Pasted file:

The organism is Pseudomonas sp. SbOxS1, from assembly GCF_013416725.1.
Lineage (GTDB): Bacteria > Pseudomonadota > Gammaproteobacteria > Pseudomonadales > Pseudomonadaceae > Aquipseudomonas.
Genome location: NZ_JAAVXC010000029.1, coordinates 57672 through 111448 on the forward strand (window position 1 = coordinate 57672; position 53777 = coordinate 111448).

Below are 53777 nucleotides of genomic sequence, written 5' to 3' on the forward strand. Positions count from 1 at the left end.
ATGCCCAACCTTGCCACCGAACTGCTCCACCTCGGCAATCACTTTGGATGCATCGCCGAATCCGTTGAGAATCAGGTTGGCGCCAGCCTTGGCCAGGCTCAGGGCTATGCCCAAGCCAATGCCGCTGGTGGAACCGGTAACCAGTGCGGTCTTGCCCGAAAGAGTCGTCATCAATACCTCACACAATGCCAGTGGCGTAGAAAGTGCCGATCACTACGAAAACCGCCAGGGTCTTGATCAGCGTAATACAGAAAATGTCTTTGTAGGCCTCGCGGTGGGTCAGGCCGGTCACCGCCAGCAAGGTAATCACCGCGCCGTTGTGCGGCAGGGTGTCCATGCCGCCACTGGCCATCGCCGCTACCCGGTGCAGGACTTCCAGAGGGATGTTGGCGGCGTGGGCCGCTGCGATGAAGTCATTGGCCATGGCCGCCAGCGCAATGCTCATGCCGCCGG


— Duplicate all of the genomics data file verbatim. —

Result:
The organism is Pseudomonas sp. SbOxS1, from assembly GCF_013416725.1.
Lineage (GTDB): Bacteria > Pseudomonadota > Gammaproteobacteria > Pseudomonadales > Pseudomonadaceae > Aquipseudomonas.
Genome location: NZ_JAAVXC010000029.1, coordinates 57672 through 111448 on the forward strand (window position 1 = coordinate 57672; position 53777 = coordinate 111448).

Below are 53777 nucleotides of genomic sequence, written 5' to 3' on the forward strand. Positions count from 1 at the left end.
ATGCCCAACCTTGCCACCGAACTGCTCCACCTCGGCAATCACTTTGGATGCATCGCCGAATCCGTTGAGAATCAGGTTGGCGCCAGCCTTGGCCAGGCTCAGGGCTATGCCCAAGCCAATGCCGCTGGTGGAACCGGTAACCAGTGCGGTCTTGCCCGAAAGAGTCGTCATCAATACCTCACACAATGCCAGTGGCGTAGAAAGTGCCGATCACTACGAAAACCGCCAGGGTCTTGATCAGCGTAATACAGAAAATGTCTTTGTAGGCCTCGCGGTGGGTCAGGCCGGTCACCGCCAGCAAGGTAATCACCGCGCCGTTGTGCGGCAGGGTGTCCATGCCGCCACTGGCCATCGCCGCTACCCGGTGCAGGACTTCCAGAGGGATGTTGGCGGCGTGGGCCGCTGCGATGAAGTCATTGGCCATGGCCGCCAGCGCAATGCTCATGCCGCCGG